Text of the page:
3.              Business Plan

Numerous studies have shown that one of the major reasons new businesses fail is poor planning. If you are planning on starting up a business, you must have a business plan. This will serve as a road map to guide you, and communicate with your bank or investors what you’re doing and why they should invest in you.

It should include a mission statement, executive summary, product or service offerings, target market, marketing plan, industry and competitive analysis.

A detailed and comprehensive business plan should ideally be able to answer the following questions;

·         What primary product(s) or service(s) will you provide?

·         What will you charge for your products(s) or services(s)?

·         What does it cost you to deliver this product or service?

·         How many pieces must you sell or how many clients must you secure to generate the revenue you desire?

·         Who is the target market for your product(s) or service(s)?

·         Why will they buy from you?

·         How exactly will you reach your target market to sell to them?

·         How will you get going right now with your currently available resources? What do you absolutely need that you’ll need help with?

·         What could stand in your way of generating sales—and how will you overcome such obstacles?

·         What benchmarks must you reach to qualify your business as a success?

4.              Find the Right Funding

Potential sources of funding include a small-business loan from your local bank, tapping into your savings, money from other investments, borrowing from family/friends and, as a last resort, credit cards. Ideally, this investment will help you break even after a year, but keep in mind that even successful businesses can remain in debt for the first few years. The best way to start a business is to start out small and dip your toe in, so to speak. The advantages to testing your market will ensure you do not end up in a hole, with nothing to show. There are a lot of successful businesses, which have started out with a very minimal investment a great product and a great business strategy.

The amount of avenues in which you can obtain capital is large and research can help you uncover them.

5.              Learn Why Others Have Failed

People naturally want to emulate success by analyzing successful business models, but it’s more important to learn from companies that have failed. You can learn from success stories but that same is true of failures. Learning from others mistakes significantly decreases your chances of following the same path. Former US Secretary of State Colin Powell once said “There are no secrets to success. It is the result of preparation, hard work, and learning from failure.”

There can be thousands of factors that contribute to business success, but when a business fails, it’s often easy to pinpoint the reasons. You must avoid making these mistakes yourself.

6.              Getting Your Name Out There – Networking

There is usually a local or national trade show expo or conference in every industry, where the “who’s who” all gathers in one place. Your local chamber may even host a business expo. Attend these events. You’ll have the chance to learn the lay of the land, meet hundreds of people in person and learn about what’s new in your industry. It’s also a great place to form new partnerships. Bring lots of business cards!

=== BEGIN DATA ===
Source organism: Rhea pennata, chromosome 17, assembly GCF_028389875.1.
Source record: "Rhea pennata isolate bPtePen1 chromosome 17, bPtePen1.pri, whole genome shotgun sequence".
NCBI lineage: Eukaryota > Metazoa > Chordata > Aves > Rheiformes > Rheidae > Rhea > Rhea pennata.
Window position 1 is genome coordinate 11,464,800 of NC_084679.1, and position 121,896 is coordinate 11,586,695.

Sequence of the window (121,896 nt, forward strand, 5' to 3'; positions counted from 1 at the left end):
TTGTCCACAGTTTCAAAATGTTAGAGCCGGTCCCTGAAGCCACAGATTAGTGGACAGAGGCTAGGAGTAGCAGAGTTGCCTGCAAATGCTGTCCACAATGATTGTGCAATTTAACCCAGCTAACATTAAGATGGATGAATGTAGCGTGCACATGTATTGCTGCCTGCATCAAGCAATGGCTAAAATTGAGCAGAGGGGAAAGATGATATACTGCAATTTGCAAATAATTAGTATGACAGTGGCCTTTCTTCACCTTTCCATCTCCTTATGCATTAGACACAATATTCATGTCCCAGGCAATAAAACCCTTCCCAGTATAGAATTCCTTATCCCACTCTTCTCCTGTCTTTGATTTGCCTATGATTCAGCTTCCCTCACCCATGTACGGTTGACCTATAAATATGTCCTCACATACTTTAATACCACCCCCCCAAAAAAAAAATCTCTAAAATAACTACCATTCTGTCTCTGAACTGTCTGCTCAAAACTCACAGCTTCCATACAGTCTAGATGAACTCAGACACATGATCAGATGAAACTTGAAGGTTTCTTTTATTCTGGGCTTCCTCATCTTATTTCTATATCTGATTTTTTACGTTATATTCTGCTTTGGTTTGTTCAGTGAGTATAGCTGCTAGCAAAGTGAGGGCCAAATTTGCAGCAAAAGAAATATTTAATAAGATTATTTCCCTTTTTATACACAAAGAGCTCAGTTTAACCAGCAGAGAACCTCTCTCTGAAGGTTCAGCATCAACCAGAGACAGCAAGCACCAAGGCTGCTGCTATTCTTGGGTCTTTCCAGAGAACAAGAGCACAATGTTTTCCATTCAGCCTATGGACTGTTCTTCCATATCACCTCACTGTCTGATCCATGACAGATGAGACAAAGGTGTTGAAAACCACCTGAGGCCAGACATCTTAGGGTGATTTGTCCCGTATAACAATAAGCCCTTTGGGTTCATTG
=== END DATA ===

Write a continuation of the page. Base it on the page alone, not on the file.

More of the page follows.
The moment your business strategy has evolved, start attending networking events. Becoming a member of your local chamber will probably give you access to a whole host of networking events throughout the year. If not, reach out on social media for ways to grow your network.


Brian Cleary is the Chief Executive of Clonmel Chamber of Commerce, one of the largest business services organizations in Ireland. He’s also the past director of Chambers Ireland. He writes for a number of online publications and is a regular co-presenter of the 'Small Business Show' a syndicated radio program broadcast on a number of stations throughout Ireland and available as a podcast.



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Canada's Oil Sands: The Truth Unveiled

by Admin 10. April 2015 09:50

As a recognized business leader in Kelowna, I was invited to participate in a Canadian Chamber of Commerce Energy Tour that provided an in-depth opportunity to hear from a good cross section of energy companies and actually go on mine sites in Fort McMurray.


My perceptions on the opportunity, constraints and threats to this economic behemoth as it relates to our local community and to Canada are as follows;


I agree with the views of the Canadian Manufacturers and Exporters Association. Rather than being seen as a negative force, the oil sands or other major natural resource developments (including mining, forestry and energy) Canadians must view these projects as generational opportunities for economic growth. We must leverage and harness their development to maximize economic opportunity today and for future generations.


The twelve companies I met on my trip had something in common beyond oil sands, the staff demonstrated pride in the work they do and are professionals in their field, most career oil production people. The commitment to working under the strictest federal government regulations and their passion for improving environmental conditions was evident and credible.

Between 1990 and 2012, GHG emissions associated with every barrel of oil sands crude produced were reduced by 28%. Today, Canada's oil sands only account for 0.13% of the entire world's GHG emissions.


I saw evidence of environmental collaboration, as oil sands companies have formed OSIA,Canada's Oil Sands Innovation Alliance. Through COSIA, participating companies capture, develop and share the most innovative approaches and best thinking to improve environmental performance in the oil sands, focusing on four Environmental Priority Areas (EPAs) - tailings, water, land and greenhouse gases. There is collaboration and transparent exchange that is reducing environmental impacts and costs of production. Both are positives to us as consumers.